The term intellectual property refers to certain kinds of exclusive rights that are treated by law more or less like "property" though they are not physical objects "ownable" in the traditional sense. For example, the holder of the copyright in a book has the legal right to make and sell copies of the book, and the right to forbid others from making and selling copies of the same book. By analogy, then, he can be said to "own" the words in a similar way to which he might own the press on which they were printed, because ownership of a physical object also confers the right to forbid others from using the object. These rights, conferred by law, can be given, sold, or rented (called "licensing") in much the same way as physical property.
Many people reject the term 'intellectual property', which is of relatively recent origin, and substitute the term 'government-granted monopoly'. Copyrights and patents are a monopoly given government sanction for a limited period of time; thus people did not originally consider them property. While it is true that copyright and patents have something in common with more traditional forms of property, many people argue that this commonality is insufficient to justify the use of the term 'property'.
The most common forms of 'intellectual property' are copyright, patent, trademark and service mark, and trade secret. There are also more specialized varieties of intellectual property, such as circuit design rights, plant breeder rights and plant variety rights.
A copyright is an exclusive right to copy, sell, or perform a creative work such as a book or play. These are granted to artists for a limited time so that they can profit from the work, thereby encouraging artists to create such work. For example, if you buy a videotape recording of a movie, you own the tape, and may view it, sell it, destroy it, or exercise any of the other traditional rights of physical property; but you are forbidden to sell (or even give away) copies of the tape, or to play the tape in public, because the movie's producers still "own" those rights exclusively. Copyrights also cover derivative works. For example, the author of a book also owns the exclusive right to make audiotapes of the book, or movies using the book's dialog or characters. On paper, copyrights have a finite term (in most countries, they expire 70 years after the last surviving author dies); however, some argue that recent developments, such as the Sonny Bono Copyright Term Extension Act, have made this term effectively perpetual in practice.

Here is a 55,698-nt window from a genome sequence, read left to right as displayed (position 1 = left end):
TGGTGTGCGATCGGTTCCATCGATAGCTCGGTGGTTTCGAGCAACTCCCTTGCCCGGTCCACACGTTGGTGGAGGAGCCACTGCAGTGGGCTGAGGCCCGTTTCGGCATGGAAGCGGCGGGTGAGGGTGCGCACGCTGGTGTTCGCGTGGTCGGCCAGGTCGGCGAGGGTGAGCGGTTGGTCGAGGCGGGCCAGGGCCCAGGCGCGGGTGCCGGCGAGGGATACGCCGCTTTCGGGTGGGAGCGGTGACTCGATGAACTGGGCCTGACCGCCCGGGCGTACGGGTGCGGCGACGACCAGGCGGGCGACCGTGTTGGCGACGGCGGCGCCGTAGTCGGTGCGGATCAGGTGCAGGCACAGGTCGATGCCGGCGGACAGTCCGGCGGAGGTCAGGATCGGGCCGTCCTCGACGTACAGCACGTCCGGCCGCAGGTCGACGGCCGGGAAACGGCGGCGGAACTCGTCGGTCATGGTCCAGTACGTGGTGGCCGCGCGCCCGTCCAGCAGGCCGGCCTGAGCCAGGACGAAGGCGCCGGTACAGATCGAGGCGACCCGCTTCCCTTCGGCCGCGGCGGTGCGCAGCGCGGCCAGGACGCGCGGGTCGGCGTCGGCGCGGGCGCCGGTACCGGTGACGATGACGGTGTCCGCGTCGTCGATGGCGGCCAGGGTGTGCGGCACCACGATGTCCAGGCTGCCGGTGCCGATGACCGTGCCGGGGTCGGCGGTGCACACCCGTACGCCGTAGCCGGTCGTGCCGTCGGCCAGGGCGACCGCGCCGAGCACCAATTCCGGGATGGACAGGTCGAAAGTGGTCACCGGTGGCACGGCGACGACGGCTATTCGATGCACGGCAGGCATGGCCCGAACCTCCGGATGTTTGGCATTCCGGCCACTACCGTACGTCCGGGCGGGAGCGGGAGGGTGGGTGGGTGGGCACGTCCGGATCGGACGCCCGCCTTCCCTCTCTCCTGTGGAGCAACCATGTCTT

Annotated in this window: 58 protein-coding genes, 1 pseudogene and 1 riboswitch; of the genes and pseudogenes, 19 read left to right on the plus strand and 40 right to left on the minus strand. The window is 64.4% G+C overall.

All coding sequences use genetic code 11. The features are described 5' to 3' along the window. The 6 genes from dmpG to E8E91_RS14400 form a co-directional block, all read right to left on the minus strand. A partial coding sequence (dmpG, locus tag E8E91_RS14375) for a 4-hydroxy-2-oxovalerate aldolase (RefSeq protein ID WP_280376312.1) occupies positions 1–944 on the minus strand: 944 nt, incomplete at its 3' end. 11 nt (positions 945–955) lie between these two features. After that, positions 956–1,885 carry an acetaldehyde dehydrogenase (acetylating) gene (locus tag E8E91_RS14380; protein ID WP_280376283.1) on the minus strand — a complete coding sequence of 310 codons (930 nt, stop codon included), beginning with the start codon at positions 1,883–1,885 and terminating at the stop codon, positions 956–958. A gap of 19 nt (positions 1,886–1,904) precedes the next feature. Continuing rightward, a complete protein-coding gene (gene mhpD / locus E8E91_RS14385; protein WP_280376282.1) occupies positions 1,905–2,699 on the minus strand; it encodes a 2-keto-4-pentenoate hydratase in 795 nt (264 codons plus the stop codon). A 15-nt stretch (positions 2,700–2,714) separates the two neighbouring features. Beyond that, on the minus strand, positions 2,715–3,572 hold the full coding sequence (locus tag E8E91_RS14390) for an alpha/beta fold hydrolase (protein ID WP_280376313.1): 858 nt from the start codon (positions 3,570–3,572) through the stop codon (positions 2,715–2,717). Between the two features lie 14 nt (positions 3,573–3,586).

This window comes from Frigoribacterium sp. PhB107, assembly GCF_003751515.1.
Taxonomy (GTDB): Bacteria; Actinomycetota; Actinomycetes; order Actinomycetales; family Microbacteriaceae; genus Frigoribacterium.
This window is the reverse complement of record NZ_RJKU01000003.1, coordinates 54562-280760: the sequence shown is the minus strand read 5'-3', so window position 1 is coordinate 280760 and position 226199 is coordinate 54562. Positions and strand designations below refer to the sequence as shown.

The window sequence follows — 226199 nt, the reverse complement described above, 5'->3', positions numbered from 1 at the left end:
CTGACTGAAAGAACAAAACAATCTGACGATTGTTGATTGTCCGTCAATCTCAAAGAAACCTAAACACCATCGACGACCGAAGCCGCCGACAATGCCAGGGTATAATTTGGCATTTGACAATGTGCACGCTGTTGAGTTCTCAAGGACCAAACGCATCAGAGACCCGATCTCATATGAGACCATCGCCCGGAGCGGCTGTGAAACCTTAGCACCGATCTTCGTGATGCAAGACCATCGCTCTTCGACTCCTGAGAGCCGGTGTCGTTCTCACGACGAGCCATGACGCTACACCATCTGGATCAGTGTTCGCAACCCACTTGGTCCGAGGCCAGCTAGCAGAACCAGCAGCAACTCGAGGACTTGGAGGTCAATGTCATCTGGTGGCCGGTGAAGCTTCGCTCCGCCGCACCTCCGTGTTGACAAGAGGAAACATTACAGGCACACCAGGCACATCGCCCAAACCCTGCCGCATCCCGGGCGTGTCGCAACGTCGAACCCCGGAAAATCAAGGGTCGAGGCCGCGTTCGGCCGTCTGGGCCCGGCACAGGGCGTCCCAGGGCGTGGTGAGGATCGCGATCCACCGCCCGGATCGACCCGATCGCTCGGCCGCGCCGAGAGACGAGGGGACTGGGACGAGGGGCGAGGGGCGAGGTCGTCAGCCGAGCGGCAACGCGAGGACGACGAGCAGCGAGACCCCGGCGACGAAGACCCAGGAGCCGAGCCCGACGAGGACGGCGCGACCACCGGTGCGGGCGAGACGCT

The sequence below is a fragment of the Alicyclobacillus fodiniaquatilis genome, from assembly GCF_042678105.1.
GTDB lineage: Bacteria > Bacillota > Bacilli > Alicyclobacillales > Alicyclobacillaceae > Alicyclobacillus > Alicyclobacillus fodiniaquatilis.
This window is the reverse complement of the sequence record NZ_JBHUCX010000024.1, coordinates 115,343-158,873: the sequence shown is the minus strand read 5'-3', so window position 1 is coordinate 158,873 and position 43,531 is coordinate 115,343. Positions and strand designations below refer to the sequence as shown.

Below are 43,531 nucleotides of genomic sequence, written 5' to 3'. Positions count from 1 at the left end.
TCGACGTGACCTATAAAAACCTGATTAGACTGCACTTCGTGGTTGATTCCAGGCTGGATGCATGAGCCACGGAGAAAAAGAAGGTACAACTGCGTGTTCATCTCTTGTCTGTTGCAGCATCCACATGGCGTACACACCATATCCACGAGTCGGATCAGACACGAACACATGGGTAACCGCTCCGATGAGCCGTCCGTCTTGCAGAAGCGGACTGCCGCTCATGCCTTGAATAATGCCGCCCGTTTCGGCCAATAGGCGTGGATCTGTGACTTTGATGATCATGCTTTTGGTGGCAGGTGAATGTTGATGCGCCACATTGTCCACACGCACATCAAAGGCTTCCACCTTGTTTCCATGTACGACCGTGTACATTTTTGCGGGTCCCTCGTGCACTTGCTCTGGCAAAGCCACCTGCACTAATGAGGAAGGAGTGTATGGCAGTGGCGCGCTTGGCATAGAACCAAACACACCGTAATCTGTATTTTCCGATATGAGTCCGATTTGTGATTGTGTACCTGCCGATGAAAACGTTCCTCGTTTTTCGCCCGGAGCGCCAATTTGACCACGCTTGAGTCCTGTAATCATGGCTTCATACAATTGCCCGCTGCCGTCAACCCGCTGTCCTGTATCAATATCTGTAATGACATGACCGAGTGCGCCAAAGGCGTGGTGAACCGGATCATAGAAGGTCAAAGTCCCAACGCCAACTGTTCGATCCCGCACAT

A patent is an exclusive right to exclude others from making and selling useful devices based on your patented invention. These are granted to inventors for the same reasons as copyrights to artists: to encourage inventions by enhancing the inventor's ability to profit from them. For example, you might own a lamp, but the patent holder could exclude you from selling a similar lamp (or any other device) built from scratch if it uses the claimed functional design features covered by the patent holder's patent. The right to exclude must be enforced in private actions, e.g. lawsuits, by the patent holder. Even if you independently invent something, the patent holder still has some grounds to sue you, but the judge could use the independent invention as evidence that the invention was too obvious to merit a patent. A patent is the only form of intellectual property whose term typically expires within the useful lifetime of the invention, in most jurisdictions 20 years. Pharmaceutical manufacturers take this into account when setting their release cycles.
Trademarks and Service Marks